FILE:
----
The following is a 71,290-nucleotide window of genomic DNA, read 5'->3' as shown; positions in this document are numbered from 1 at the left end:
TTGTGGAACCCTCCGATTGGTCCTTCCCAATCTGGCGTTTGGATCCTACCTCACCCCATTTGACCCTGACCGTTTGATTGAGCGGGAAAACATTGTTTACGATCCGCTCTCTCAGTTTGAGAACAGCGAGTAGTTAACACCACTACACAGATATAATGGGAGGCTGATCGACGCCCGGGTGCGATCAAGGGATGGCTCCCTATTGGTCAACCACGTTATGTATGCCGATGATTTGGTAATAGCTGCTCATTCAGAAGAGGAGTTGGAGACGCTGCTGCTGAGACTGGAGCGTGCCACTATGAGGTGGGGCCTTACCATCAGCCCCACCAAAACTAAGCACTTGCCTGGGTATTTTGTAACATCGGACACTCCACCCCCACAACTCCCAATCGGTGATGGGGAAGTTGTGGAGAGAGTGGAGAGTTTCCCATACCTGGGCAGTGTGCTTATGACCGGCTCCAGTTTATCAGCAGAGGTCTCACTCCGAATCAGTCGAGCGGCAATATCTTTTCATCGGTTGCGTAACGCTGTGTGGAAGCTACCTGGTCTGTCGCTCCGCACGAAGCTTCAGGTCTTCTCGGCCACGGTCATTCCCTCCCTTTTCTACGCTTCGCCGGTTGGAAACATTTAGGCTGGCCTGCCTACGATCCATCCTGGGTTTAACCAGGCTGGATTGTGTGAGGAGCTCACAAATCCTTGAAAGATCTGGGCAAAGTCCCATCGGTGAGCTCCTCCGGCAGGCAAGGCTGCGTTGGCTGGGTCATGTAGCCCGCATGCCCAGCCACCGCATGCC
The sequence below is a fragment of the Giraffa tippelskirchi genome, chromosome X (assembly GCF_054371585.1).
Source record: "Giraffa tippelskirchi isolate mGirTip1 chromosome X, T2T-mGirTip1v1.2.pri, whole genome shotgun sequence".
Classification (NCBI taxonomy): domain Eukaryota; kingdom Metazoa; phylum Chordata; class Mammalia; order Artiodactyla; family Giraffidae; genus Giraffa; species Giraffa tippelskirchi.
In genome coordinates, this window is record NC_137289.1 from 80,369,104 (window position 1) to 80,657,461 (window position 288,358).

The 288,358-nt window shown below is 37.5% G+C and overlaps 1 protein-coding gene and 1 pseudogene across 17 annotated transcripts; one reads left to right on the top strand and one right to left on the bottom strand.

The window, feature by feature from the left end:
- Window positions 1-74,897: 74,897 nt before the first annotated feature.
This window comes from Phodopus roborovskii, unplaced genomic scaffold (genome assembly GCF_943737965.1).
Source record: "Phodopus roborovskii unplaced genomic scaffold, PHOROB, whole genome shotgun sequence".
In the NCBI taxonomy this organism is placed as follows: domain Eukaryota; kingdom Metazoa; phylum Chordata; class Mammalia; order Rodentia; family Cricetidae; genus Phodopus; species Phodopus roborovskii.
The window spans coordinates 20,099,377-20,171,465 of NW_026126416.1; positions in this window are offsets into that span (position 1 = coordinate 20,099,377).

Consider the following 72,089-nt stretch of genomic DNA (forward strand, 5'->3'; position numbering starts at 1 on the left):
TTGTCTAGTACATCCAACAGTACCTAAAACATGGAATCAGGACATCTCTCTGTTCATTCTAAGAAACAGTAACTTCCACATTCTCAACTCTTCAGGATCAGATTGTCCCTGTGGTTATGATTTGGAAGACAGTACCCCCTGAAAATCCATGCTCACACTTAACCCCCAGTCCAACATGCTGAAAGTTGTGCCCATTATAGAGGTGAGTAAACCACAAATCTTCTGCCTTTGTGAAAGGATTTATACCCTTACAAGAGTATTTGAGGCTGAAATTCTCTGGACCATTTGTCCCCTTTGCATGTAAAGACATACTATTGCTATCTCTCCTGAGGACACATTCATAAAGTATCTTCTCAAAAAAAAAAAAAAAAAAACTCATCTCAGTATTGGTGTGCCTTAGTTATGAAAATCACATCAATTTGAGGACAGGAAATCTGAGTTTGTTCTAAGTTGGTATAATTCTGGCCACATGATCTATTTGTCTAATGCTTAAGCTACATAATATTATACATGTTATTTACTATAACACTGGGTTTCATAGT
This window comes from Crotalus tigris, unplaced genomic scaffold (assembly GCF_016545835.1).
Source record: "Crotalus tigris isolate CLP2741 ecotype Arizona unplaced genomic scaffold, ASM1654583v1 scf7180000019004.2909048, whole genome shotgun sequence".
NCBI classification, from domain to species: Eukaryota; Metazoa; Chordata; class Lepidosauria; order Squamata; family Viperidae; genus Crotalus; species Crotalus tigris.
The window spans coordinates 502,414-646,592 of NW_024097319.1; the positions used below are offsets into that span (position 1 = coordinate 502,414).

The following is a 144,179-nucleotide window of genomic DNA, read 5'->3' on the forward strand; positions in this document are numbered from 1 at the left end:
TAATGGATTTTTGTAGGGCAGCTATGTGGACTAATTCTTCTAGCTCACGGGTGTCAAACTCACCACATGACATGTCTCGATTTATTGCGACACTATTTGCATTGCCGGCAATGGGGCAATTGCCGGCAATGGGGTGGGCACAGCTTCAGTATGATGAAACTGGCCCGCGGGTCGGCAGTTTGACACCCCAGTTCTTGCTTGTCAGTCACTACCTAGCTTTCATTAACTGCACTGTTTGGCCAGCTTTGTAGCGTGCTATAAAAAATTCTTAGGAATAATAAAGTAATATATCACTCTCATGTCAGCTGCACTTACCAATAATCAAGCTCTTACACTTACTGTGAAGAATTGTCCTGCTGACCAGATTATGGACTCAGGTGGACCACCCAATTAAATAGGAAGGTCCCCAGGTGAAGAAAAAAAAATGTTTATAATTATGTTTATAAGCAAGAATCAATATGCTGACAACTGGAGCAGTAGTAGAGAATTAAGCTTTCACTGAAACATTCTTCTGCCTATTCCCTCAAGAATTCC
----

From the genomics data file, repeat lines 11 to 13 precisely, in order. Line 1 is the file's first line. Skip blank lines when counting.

Source record: "Phodopus roborovskii unplaced genomic scaffold, PHOROB, whole genome shotgun sequence".
In the NCBI taxonomy this organism is placed as follows: domain Eukaryota; kingdom Metazoa; phylum Chordata; class Mammalia; order Rodentia; family Cricetidae; genus Phodopus; species Phodopus roborovskii.
The window spans coordinates 20,099,377-20,171,465 of NW_026126416.1; positions in this window are offsets into that span (position 1 = coordinate 20,099,377).